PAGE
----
New Delhi: The asset quality of banks in the four-nation BRIC group, including India, may come under pressure over the next 12-24 months due to a slowdown in economic growth, global credit rating agency Standard & Poor's said, but added that the lenders' ties with the government will support their credit profiles.
"We believe the asset quality of Indian banks is likely to deteriorate due to the moderation in economic activity, high inflation, high interest rates, and rupee depreciation," Geeta Chugh, credit analyst at S&P, said Wednesday in a report titled "Government Support Should Enable BRIC Banks To Ward Off Economic Headwinds". The other members of BRIC are Brazil, Russia and China.
India's gross domestic production (GDP) grew at a nine-year low of 5.3% in the March quarter, while interest rates remain high in the country due to monetary tightening by the Reserve Bank of India to control inflation.
However, state ownership and control of a significant part of the banking industry in BRIC countries is a critical rating factor to avoid huge shocks, Chugh said.
India's public sector banks, including the country's largest lender State Bank of India, account for almost three-fourths of the aggregate deposits and credit in the Indian banking system, with the government as the majority shareholder in these banks.
"Such a link is integral to the economic model of these countries. We expect governments to step in to avoid any abrupt and unexpected deterioration in local banks' financial condition."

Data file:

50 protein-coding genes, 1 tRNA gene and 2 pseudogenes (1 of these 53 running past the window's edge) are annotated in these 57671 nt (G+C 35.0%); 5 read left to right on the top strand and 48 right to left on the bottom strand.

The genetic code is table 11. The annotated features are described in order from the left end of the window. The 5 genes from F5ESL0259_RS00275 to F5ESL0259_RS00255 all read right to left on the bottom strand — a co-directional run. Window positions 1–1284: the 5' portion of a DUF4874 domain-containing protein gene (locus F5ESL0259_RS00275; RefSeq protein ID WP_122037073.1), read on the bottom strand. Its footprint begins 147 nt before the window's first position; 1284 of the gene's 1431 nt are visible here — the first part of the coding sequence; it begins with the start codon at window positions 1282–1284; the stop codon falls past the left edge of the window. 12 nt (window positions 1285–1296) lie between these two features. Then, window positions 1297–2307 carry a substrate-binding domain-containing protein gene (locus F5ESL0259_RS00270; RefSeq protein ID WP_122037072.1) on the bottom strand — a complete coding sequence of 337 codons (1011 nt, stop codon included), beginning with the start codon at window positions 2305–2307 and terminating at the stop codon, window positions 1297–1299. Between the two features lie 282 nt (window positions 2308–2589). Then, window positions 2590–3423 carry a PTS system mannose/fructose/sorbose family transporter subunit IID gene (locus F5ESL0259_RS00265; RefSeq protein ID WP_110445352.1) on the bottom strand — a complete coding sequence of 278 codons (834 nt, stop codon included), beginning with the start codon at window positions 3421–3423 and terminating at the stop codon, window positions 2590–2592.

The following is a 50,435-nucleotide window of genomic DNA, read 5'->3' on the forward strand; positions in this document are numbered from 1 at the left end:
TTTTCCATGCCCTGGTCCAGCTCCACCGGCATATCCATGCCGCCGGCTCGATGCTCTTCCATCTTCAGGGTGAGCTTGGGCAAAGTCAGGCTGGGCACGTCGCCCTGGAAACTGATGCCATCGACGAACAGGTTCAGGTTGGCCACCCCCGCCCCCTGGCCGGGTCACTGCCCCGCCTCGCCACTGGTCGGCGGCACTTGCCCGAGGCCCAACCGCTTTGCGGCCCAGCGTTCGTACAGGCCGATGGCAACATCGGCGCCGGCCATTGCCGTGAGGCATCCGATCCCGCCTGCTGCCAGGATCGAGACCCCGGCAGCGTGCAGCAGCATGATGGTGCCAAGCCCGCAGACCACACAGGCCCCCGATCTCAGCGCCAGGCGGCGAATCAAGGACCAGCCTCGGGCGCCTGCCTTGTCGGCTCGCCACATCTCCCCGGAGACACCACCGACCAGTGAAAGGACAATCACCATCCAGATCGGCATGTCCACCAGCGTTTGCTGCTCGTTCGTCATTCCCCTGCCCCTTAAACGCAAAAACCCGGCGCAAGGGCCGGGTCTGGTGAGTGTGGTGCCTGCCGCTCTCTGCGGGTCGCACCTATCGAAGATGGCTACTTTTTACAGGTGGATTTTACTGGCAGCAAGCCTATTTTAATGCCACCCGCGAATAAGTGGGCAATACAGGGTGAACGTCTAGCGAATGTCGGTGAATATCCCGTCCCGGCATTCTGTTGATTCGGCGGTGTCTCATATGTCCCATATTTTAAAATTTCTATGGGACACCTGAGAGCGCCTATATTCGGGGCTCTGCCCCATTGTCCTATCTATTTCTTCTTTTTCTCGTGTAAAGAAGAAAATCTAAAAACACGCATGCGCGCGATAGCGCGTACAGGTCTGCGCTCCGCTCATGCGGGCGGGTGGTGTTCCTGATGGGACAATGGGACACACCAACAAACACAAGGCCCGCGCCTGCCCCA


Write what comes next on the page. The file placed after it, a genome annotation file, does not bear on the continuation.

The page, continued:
Indian state-run banks' non-performing assets (NPAs) were at 3.3% of advances in the financial year ended March 31, 2012 against 2.31% a year ago.
The Indian government is expected to provide Rs 145.88 billion for recapitalization of public sector banks in the current financial year 2012-13.
The agency further said that earnings of banks in India and Russia in 2012 are likely to be at levels similar to 2011, while that of banks in China and Brazil may decline.
Earlier April, S&P lowered its long term credit outlook on India to 'negative' from 'stable' due to the country's deteriorating economic growth, widening current account deficit and slow pace of fiscal reforms, but affirmed its long term rating at 'BBB-' albeit with a hint that the rating may be downgraded if the situation worsens.
Subsequently, the agency cut outlook on its long-term counterparty credit ratings on 11 major Indian public and private sector financial institutions, including State Bank of India.